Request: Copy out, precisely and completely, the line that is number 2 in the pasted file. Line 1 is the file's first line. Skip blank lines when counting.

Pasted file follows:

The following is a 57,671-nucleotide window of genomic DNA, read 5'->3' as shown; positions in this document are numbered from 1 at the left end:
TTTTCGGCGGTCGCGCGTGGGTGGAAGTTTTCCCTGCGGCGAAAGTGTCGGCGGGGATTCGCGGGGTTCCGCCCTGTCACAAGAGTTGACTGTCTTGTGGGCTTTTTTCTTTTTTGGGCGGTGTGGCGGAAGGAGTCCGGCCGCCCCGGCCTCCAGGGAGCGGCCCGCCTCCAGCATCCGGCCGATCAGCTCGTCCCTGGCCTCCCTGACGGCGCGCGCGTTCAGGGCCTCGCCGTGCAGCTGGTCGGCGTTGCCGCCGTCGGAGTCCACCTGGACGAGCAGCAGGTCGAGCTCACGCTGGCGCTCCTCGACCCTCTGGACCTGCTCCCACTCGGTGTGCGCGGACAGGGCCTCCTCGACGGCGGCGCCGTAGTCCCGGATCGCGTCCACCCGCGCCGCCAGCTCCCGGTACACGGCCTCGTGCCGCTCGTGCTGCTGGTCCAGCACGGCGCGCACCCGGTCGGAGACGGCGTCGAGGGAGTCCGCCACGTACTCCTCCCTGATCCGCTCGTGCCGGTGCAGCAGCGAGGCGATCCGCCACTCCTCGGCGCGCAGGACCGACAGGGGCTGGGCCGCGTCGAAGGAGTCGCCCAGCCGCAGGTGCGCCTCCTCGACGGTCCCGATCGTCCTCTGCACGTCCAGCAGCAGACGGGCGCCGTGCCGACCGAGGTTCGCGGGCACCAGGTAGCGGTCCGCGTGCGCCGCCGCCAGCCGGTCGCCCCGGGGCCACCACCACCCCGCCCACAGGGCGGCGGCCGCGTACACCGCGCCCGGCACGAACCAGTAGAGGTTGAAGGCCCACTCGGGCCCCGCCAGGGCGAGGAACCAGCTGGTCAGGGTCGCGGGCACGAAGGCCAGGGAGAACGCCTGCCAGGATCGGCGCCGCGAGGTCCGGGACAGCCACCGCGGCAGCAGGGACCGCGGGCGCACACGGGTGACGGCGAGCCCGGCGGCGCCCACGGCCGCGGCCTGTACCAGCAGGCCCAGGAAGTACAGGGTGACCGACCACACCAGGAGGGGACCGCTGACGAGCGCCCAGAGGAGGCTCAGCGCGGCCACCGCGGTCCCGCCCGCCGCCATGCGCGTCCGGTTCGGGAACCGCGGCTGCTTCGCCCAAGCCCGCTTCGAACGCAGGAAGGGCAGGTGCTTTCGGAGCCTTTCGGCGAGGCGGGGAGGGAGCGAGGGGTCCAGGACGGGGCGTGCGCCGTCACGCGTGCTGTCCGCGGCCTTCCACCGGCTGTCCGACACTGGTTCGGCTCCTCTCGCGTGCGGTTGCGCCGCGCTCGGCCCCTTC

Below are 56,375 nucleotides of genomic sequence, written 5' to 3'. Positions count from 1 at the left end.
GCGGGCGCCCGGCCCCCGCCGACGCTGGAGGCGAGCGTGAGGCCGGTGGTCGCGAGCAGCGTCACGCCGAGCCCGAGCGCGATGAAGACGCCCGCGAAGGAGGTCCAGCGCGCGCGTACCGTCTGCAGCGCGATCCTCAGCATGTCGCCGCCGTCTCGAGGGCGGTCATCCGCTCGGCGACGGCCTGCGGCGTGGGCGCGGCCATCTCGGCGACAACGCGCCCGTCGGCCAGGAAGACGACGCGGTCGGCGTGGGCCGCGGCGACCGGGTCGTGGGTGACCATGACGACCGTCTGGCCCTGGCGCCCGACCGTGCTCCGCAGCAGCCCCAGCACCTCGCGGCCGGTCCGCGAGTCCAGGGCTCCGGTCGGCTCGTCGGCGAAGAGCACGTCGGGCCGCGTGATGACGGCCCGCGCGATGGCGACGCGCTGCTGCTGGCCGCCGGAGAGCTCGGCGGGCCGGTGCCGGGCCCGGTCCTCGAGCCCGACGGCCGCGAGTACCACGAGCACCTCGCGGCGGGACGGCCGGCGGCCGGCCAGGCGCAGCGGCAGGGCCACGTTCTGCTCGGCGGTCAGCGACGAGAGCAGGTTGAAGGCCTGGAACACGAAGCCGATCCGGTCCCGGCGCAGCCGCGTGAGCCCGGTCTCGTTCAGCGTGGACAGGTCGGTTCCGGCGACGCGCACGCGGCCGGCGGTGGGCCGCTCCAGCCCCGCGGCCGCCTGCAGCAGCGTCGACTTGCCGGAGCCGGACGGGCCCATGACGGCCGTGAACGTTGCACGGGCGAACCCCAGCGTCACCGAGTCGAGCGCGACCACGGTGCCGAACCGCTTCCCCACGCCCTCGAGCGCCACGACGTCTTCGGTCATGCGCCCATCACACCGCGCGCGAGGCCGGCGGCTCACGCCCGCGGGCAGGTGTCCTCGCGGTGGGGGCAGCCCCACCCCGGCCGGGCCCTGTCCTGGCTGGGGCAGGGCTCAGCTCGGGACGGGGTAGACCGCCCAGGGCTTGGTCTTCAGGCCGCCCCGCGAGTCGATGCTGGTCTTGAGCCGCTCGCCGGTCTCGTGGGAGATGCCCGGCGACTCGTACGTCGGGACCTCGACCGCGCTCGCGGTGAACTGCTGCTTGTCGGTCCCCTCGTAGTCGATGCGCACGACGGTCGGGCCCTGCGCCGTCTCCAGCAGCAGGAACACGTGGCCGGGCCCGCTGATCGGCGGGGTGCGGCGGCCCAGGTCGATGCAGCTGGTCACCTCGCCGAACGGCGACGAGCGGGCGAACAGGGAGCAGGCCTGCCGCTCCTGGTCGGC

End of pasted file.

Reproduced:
TTTTCGGCGGTCGCGCGTGGGTGGAAGTTTTCCCTGCGGCGAAAGTGTCGGCGGGGATTCGCGGGGTTCCGCCCTGTCACAAGAGTTGACTGTCTTGTGGGCTTTTTTCTTTTTTGGGCGGTGTGGCGGAAGGAGTCCGGCCGCCCCGGCCTCCAGGGAGCGGCCCGCCTCCAGCATCCGGCCGATCAGCTCGTCCCTGGCCTCCCTGACGGCGCGCGCGTTCAGGGCCTCGCCGTGCAGCTGGTCGGCGTTGCCGCCGTCGGAGTCCACCTGGACGAGCAGCAGGTCGAGCTCACGCTGGCGCTCCTCGACCCTCTGGACCTGCTCCCACTCGGTGTGCGCGGACAGGGCCTCCTCGACGGCGGCGCCGTAGTCCCGGATCGCGTCCACCCGCGCCGCCAGCTCCCGGTACACGGCCTCGTGCCGCTCGTGCTGCTGGTCCAGCACGGCGCGCACCCGGTCGGAGACGGCGTCGAGGGAGTCCGCCACGTACTCCTCCCTGATCCGCTCGTGCCGGTGCAGCAGCGAGGCGATCCGCCACTCCTCGGCGCGCAGGACCGACAGGGGCTGGGCCGCGTCGAAGGAGTCGCCCAGCCGCAGGTGCGCCTCCTCGACGGTCCCGATCGTCCTCTGCACGTCCAGCAGCAGACGGGCGCCGTGCCGACCGAGGTTCGCGGGCACCAGGTAGCGGTCCGCGTGCGCCGCCGCCAGCCGGTCGCCCCGGGGCCACCACCACCCCGCCCACAGGGCGGCGGCCGCGTACACCGCGCCCGGCACGAACCAGTAGAGGTTGAAGGCCCACTCGGGCCCCGCCAGGGCGAGGAACCAGCTGGTCAGGGTCGCGGGCACGAAGGCCAGGGAGAACGCCTGCCAGGATCGGCGCCGCGAGGTCCGGGACAGCCACCGCGGCAGCAGGGACCGCGGGCGCACACGGGTGACGGCGAGCCCGGCGGCGCCCACGGCCGCGGCCTGTACCAGCAGGCCCAGGAAGTACAGGGTGACCGACCACACCAGGAGGGGACCGCTGACGAGCGCCCAGAGGAGGCTCAGCGCGGCCACCGCGGTCCCGCCCGCCGCCATGCGCGTCCGGTTCGGGAACCGCGGCTGCTTCGCCCAAGCCCGCTTCGAACGCAGGAAGGGCAGGTGCTTTCGGAGCCTTTCGGCGAGGCGGGGAGGGAGCGAGGGGTCCAGGACGGGGCGTGCGCCGTCACGCGTGCTGTCCGCGGCCTTCCACCGGCTGTCCGACACTGGTTCGGCTCCTCTCGCGTGCGGTTGCGCCGCGCTCGGCCCCTTC